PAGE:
|ALLEN DWAYNE BATES,||No. 00-1517
(D.C. No. 00-Z-1486)
(District of Colorado)
Bates's jaw was injured in a fight with another inmate, and he was brought to defendant Gregory Day, a dentist, for treatment that included surgery and two follow-up appointments. Bates still suffers from pain and numbness in his jaw, which he claims are due to inadequacies in Day's treatment. Bates also claims he informed Al Herrera, the warden of F.C.I. Florence (where Bates is incarcerated), of the problems with his jaw. Alleging that Day and Herrera failed to provide him with adequate medical treatment, Bates filed this action seeking compensatory damages, punitive damages, and a court order requiring prison officials to provide him with appropriate dental treatment. In his complaint, Bates acknowledged that he had not exhausted the available administrative remedies. Upon receiving the complaint, the district court issued an order for Bates to show cause why his lawsuit "should not be dismissed for failure to exhaust administrative remedies." (R. Doc. 10 at 1.) After Bates filed a response to the show cause order, the district court noted that he sought both money damages and injunctive relief and, citing 42 U.S.C. § 1997e(a), dismissed his action without prejudice for failure to exhaust his remedies relating to his claim for injunctive relief.
Section 1997e(a) states that "[n]o action shall be brought with respect to prison conditions under . . . any . . . Federal law, by a prisoner confined in any jail, prison, or other correctional facility until such administrative remedies as are available are exhausted." As the district court noted, federal prison regulations establish an administrative scheme through which "inmates may seek formal review of an issue which relates to any aspect of their confinement." 28 C.F.R. § 542.10. We have previously determined that the administrative remedies available in 28 C.F.R. §§ 542.10542.19 do not include monetary relief. See Garrett v. Hawk, 127 F.3d 1263, 1266 (10th Cir. 1997) ("The government concedes that if an inmate seeks purely monetary damages under the procedures provided for in 28 C.F.R. § 542.10, the institution staff will reject the claim as constituting improper subject matter for administrative review . . . ."). Because monetary relief is not available under the applicable administrative review scheme, "no exhaustion of administrative remedies is required" for Bates's claims for compensatory and punitive damages. Id. at 1267.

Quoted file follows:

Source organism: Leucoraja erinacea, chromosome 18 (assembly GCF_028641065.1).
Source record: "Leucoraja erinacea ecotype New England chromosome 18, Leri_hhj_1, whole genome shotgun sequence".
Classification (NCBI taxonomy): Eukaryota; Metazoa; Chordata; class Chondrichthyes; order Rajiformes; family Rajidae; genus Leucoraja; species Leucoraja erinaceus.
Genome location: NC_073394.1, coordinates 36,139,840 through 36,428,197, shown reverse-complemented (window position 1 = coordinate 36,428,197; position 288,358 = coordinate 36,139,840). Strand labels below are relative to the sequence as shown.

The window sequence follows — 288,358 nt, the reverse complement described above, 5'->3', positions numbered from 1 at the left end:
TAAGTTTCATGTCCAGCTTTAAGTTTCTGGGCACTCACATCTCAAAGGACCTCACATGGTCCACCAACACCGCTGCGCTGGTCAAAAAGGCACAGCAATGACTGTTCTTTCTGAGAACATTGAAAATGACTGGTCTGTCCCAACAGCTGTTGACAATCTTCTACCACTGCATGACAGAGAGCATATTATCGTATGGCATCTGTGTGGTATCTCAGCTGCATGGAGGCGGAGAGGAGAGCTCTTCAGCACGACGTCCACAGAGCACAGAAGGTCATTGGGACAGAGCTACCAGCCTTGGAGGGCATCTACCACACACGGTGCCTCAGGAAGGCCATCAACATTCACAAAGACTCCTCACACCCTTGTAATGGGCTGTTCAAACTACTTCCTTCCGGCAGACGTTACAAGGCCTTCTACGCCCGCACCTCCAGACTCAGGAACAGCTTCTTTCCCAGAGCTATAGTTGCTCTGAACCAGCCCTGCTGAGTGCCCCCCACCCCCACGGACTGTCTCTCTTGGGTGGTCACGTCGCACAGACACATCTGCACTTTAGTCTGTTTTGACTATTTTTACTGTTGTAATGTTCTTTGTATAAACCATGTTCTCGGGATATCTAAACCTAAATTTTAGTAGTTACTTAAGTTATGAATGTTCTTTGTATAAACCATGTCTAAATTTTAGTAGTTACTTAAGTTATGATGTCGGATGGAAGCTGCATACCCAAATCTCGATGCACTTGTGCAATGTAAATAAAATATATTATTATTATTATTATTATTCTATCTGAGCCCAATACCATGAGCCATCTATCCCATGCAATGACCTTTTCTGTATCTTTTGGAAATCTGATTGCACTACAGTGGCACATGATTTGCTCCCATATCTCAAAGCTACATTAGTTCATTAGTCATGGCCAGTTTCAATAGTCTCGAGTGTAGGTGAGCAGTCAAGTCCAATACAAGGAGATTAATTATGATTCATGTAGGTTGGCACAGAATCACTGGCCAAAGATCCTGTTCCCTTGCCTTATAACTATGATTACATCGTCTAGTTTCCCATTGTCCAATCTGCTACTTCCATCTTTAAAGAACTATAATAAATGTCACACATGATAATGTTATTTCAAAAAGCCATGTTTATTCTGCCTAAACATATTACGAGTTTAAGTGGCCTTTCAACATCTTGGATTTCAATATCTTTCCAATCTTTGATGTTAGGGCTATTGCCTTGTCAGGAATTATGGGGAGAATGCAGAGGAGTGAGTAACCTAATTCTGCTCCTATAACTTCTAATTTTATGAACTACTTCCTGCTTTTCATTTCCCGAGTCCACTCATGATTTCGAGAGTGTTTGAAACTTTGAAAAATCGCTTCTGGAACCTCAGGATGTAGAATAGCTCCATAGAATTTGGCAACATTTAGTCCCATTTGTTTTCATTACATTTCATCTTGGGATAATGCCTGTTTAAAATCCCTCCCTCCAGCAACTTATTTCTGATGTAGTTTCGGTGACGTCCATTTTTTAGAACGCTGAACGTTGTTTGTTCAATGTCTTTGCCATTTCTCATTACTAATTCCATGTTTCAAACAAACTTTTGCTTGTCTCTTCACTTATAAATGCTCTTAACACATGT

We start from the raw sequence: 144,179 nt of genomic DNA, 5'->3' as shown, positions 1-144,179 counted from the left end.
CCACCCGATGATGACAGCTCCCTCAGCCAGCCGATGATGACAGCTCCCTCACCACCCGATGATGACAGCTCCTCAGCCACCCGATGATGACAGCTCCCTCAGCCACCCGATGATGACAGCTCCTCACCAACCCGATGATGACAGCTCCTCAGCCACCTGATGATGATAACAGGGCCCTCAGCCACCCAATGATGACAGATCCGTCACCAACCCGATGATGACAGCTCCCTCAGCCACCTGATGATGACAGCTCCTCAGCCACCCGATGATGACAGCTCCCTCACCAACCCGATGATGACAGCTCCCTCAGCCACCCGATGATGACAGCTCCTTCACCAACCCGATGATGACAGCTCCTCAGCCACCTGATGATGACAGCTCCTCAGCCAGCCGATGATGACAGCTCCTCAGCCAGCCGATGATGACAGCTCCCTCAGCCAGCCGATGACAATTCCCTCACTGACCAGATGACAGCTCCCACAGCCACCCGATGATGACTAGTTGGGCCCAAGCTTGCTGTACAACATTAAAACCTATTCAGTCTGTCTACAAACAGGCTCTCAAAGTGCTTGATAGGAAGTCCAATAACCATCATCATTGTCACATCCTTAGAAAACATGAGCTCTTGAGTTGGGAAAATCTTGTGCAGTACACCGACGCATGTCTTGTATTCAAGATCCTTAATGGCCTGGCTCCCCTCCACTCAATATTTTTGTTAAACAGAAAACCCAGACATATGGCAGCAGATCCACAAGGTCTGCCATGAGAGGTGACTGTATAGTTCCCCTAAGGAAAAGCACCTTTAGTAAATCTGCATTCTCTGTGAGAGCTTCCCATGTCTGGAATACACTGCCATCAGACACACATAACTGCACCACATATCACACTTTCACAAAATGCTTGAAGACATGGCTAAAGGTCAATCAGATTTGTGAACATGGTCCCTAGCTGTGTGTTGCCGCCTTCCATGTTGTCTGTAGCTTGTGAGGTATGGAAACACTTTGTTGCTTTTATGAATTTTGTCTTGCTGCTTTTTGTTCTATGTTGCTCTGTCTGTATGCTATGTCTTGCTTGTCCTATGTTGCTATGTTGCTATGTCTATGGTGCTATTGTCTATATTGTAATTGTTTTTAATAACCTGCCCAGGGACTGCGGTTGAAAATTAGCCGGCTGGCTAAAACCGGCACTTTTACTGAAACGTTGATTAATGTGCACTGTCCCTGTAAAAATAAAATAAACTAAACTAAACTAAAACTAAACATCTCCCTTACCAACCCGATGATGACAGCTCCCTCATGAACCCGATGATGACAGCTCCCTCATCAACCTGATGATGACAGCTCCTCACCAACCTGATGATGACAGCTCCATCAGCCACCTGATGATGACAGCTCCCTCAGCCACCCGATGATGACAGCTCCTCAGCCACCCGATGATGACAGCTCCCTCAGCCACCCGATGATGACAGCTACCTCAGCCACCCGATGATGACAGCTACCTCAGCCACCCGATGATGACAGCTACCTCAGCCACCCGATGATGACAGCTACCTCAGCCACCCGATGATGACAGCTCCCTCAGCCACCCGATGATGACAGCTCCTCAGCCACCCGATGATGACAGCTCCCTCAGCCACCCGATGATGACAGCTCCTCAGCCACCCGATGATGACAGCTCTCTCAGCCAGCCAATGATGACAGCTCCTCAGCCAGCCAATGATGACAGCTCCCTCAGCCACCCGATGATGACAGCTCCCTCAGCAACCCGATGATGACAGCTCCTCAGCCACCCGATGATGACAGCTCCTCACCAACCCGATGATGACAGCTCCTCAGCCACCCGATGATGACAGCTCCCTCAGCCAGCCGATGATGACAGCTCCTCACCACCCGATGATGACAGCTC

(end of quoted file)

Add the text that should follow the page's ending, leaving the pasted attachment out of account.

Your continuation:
Although recognizing Garrett's holding excused exhaustion as to Bates's claims for monetary damages, the district court dismissed Bates's suit because he also sought injunctive relief--for which administrative exhaustion pursuant to § 1997e(a) is required. In so holding, the district court failed to consider Miller v. Menghini, 213 F.3d 1244 (10th Cir. 2000), in which a prisoner brought a civil rights complaint seeking both monetary and injunctive relief. In Miller, we held that under those circumstances a district court should not dismiss the entire action, but rather should dismiss only the portion of the suit seeking injunctive relief. See id. at 1246.
In light of Miller, we REVERSE the district court's dismissal of Bates's claims for monetary relief and REMAND those claims for further proceedings. We AFFIRM the dismissal of Bates's claim for injunctive relief.
The mandate shall issue forthwith.
ENTERED FOR THE COURT
Carlos F. Lucero
*. The case is unanimously ordered submitted without oral argument pursuant to Fed. R. App. P. 34(a)(2) and 10th Cir. R. 34.1(G). This order and judgment is not binding precedent, except under the doctrines of law of the case, res judicata, and collateral estoppel. The Court generally disfavors the citation of orders and judgments; nevertheless, an order and judgment may be cited under the terms and conditions of 10th Cir. R. 36.3.